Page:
Saudi Arabia said Saturday it intercepted a missile attack over its capital and bomb-laden drones targeting a southern province, the latest in a series of airborne assaults it has blamed on Yemen’s rebel Houthis. Saudi Arabia destroyed five explosive-laden drones heading towards southern Saudi cities, state television reported.
The Saudi-led military coalition fighting in Yemen’s years-long war announced the Iran-allied rebels had launched a ballistic missile toward Riyadh and several booby-trapped drones toward the province of Jizan. No casualties or damages were initially reported. There was no immediate comment from the Houthis.
The attack comes amid sharply rising tensions in the Middle East, a day after a mysterious explosion struck an Israeli-owned ship in the Gulf of Oman, renewing concerns about ship security in the same site that saw a spate of suspected attacks on oil tankers in 2019 that the U.S. Navy blamed on Iran.
The state-owned Al-Ekhbariya TV posted footage of what appeared to be explosions in the air over Riyadh. Social media users also posted videos, with some showing residents shrieking as they watched the fiery blast, which appeared to be the kingdom’s Patriot missile batteries intercepting the ballistic missile.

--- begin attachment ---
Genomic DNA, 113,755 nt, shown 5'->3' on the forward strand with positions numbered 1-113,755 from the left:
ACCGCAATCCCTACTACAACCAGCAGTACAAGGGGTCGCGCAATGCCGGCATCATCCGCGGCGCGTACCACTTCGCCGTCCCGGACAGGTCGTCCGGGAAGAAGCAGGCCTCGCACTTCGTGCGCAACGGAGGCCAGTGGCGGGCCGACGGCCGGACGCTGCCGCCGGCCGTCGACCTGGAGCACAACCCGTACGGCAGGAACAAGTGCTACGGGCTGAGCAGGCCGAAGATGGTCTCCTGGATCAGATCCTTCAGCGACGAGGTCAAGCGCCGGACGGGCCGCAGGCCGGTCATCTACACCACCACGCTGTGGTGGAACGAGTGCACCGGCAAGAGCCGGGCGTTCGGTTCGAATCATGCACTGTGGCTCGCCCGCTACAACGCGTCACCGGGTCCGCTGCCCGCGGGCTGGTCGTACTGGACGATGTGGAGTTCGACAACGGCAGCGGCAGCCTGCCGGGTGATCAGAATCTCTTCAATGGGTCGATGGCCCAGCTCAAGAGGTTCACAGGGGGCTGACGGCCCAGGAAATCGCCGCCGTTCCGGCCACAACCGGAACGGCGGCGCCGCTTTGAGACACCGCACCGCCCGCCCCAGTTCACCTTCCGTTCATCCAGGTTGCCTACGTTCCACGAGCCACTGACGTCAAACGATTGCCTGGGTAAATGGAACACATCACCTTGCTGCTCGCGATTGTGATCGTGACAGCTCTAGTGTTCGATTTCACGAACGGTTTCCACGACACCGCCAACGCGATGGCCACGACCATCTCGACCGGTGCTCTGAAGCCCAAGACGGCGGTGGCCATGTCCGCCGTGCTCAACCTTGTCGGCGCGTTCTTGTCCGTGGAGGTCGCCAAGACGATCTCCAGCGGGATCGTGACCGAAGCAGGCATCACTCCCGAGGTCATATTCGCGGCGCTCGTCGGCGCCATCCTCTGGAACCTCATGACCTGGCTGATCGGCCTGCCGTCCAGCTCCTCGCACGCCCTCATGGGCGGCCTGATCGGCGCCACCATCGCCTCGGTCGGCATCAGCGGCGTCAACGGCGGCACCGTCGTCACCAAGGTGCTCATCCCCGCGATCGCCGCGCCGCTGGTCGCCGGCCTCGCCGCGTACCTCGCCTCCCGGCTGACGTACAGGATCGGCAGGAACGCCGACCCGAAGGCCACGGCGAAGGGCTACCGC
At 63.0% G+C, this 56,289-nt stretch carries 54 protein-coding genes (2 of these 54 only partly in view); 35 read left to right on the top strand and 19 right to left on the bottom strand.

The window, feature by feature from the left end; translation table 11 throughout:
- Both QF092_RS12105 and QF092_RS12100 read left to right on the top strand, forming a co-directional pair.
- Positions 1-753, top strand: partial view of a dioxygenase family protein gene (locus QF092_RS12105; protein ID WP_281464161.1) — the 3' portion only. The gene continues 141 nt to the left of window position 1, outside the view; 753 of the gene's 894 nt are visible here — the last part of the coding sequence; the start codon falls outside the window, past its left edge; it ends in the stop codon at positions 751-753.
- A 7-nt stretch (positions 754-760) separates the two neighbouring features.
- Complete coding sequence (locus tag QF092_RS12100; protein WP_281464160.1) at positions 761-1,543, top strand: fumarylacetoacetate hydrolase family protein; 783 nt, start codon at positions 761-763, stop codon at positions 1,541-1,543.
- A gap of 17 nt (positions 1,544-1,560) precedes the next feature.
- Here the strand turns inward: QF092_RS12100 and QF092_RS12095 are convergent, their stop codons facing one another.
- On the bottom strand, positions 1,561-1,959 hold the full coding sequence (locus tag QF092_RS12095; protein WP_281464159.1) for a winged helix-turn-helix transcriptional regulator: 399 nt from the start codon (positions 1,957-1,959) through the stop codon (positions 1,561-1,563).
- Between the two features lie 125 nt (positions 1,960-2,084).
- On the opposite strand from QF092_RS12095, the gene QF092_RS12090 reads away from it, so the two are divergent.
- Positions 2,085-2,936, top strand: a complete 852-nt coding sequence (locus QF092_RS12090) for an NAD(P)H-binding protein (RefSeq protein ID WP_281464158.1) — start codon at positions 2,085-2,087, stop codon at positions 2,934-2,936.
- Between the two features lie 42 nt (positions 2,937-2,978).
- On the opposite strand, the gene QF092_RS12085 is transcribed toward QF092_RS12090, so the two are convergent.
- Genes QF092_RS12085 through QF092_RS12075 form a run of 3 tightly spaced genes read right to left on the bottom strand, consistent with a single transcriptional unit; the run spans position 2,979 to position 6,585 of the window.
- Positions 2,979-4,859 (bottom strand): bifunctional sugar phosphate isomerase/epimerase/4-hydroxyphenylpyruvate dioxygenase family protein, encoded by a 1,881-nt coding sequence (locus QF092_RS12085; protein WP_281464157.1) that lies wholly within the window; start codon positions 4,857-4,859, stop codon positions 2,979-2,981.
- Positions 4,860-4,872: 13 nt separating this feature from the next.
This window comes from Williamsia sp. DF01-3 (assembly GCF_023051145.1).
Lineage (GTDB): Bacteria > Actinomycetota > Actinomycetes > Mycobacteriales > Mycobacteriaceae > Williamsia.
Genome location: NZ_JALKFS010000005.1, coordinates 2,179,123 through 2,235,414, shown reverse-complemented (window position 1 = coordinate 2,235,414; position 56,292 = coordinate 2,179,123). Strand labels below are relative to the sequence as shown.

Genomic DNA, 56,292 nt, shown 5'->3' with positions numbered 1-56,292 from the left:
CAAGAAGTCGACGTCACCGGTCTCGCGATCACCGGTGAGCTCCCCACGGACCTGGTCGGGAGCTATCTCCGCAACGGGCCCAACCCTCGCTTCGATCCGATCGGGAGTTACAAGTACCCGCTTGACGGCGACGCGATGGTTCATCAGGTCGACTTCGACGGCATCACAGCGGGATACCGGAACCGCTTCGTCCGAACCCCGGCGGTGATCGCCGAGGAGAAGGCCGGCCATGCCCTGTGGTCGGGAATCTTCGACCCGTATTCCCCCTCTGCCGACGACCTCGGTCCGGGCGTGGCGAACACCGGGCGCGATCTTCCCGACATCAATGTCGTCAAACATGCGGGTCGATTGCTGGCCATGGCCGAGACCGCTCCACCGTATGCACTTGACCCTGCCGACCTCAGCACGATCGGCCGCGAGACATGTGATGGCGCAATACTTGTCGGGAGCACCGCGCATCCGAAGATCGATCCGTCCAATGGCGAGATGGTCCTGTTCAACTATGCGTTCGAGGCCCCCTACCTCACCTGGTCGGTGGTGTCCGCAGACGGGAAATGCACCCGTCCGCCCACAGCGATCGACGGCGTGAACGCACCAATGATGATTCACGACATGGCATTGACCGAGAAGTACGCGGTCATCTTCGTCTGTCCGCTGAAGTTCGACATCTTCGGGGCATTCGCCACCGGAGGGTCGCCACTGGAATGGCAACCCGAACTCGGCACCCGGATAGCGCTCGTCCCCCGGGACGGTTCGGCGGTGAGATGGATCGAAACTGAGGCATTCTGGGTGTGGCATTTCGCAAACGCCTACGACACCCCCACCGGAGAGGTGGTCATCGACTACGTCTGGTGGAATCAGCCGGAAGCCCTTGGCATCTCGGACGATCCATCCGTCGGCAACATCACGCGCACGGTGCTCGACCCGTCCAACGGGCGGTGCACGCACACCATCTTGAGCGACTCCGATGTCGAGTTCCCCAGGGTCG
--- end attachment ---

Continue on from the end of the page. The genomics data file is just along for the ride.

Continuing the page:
As Yemen's war grinds on, Houthi missile and drone attacks on the kingdom have become increasingly common, only rarely causing damage. Riyadh has been targeted in sporadic missile attacks in that time, while the Saudi-led coalition has faced widespread international criticism for airstrikes in Yemen that have killed hundreds of civilians and hit non-military targets, including schools, hospitals and wedding parties.
The U.S. Embassy in Riyadh issued a warning to Americans, calling on them to “stay alert in case of additional future attacks.”
The Houthis have held Yemen’s capital and the country's north, where the majority of the population lives, since September 2014. Saudi Arabia and its allies launched a war against them in March 2015 in support of Yemen’s internationally recognized government.
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Reuters contributed to this report.